Ex-colonial power Holland is struggling for an apology

Ex-colonial power Holland is struggling for an apology

Et is a gesture that comes late and bumpy. the Netherlandswhose wealth as a trading nation began with the exploitation of colonies in the so-called “Golden Age” of the 17th century, want to apologize for slavery.

Before the Prime Minister’s speech Mark Rutte But there were heated debates this Monday and an apology from government officials in the former colony of Suriname and overseas territories. Some do not like the date and form, some descendants feel badly integrated. Others want King Willem-Alexander to apologize and Holland to pay compensation.

The start was already tough. In 2001 and 2013, the government expressed its regret, but descendants of slaves and residents of former colonies tried in vain for an apology from the former third-largest colonial power in the world. A commission set up by the government then declared in July that the Netherlands had to apologize and actively work to combat the consequences, such as racism.

For weeks it was printed around

Next year the country will commemorate the end of slavery. Rutte’s apology plan was unintentionally made public at the start. For weeks it was printed around what it could be about – and some were already dissatisfied in advance.

Surinamese associations wanted to urgently ensure that the apology was not made on an arbitrary date but on July 1 of next year, 160 years after the official abolition of slavery by the Netherlands. A court dismissed the lawsuit on Thursday. “The core issue is that the effects of the slavery past must be taken into account in the present,” said Mercedes Zandwijken from the Keti Koti Table foundation involved in the lawsuit NOS. “We want to be able to set the date ourselves. If you argue at home and apologize, but the tone isn’t right, it doesn’t go over well.”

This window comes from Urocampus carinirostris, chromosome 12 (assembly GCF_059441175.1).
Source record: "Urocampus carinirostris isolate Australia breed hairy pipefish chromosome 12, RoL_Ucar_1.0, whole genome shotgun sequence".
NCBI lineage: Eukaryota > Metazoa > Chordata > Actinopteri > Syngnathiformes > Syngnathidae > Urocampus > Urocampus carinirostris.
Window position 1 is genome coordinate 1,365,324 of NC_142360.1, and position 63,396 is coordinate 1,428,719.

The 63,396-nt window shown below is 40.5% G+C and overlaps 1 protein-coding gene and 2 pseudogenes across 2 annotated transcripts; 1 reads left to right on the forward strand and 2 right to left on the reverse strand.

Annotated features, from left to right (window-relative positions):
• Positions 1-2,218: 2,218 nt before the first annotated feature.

“More important than the date is that the apology is accompanied by a reclamation program,” the chair of the Dutch National Slavery History Foundation, Linda Nooitmeer, told NOS. “The effects of slavery are still lingering and something needs to be done about them.”

High-risk unilateral measure

Government officials are expected to make apology gestures on Monday in the Netherlands Antilles, the six Caribbean islands of Aruba, Bonaire, Curaçao, Saba, St. Maarten and St. Eustatius, which were a Dutch colony until 1954 and since then an autonomous area within the kingdom with around 300,000 inhabitants are. King Willem-Alexander is still the head of state there. A Dutch minister is also expected in the former colony of Suriname. The small state on the northeast coast of South America became independent in 1975 and has around 600,000 inhabitants.

The fact that a minister who is himself a descendant of slaves is supposed to speak to Franc Weerwind caused a stir. A Surinamese representative demanded that “a white person” apologize. Rutte still lets Weerwind talk, but sent Deputy Prime Minister Sigrid Kaag to Suriname to smooth things over.

“This is a unilateral Dutch measure with a high risk of failure. There is a risk that the descendants of the indigenous people and the enslaved will again not accept the apology,” Armand Zunder, head of the National Compensation Commission of Suriname (NRCS), told the newspaper de Ware Tijd. “We absolutely cannot condone that. This is premature. I don’t know why the Dutch are suddenly in such a hurry.”

Rich through slavery

It has long been known that the historical postcard idyll of the Netherlands with stately mansions on Amsterdam’s canals and the paintings of richly laden merchant ships has cracks. In addition to goods from the colonies, the boats also transported people; from 1640 to 1670 the Netherlands was the world’s largest slave trader. The country enslaved an estimated 500,000 people over 200 years. They were mostly kidnapped from West Africa, sold and had to work on the plantations in Suriname and the Antilles. As one of the last countries in Europe, the kingdom officially abolished slavery on July 1, 1863.

The Netherlands had already apologized to Indonesia, their former East Indies colony, in February. This was not about slavery, but about acts of violence committed by their troops in Indonesia’s War of Independence (1945-1949). And on Wednesday, The Hague made it clear that today these acts would count as war crimes.

Prime Minister Rutte doesn’t think it’s a bad thing that his appearance on Monday will fuel further discussions, on the contrary. Last week’s debate had already led to “a wealth of reactions” and the intensity of the talks on slavery had increased, he said on Friday. The Netherlands could not demand acceptance of the apology, that would be arrogant, admitted State Secretary Marnix van Rij, who spoke on Monday on the tiny Caribbean island of Sint Eustatius. It’s going to be a long process. “We are doing something as the Netherlands that we possibly should have done much sooner.”

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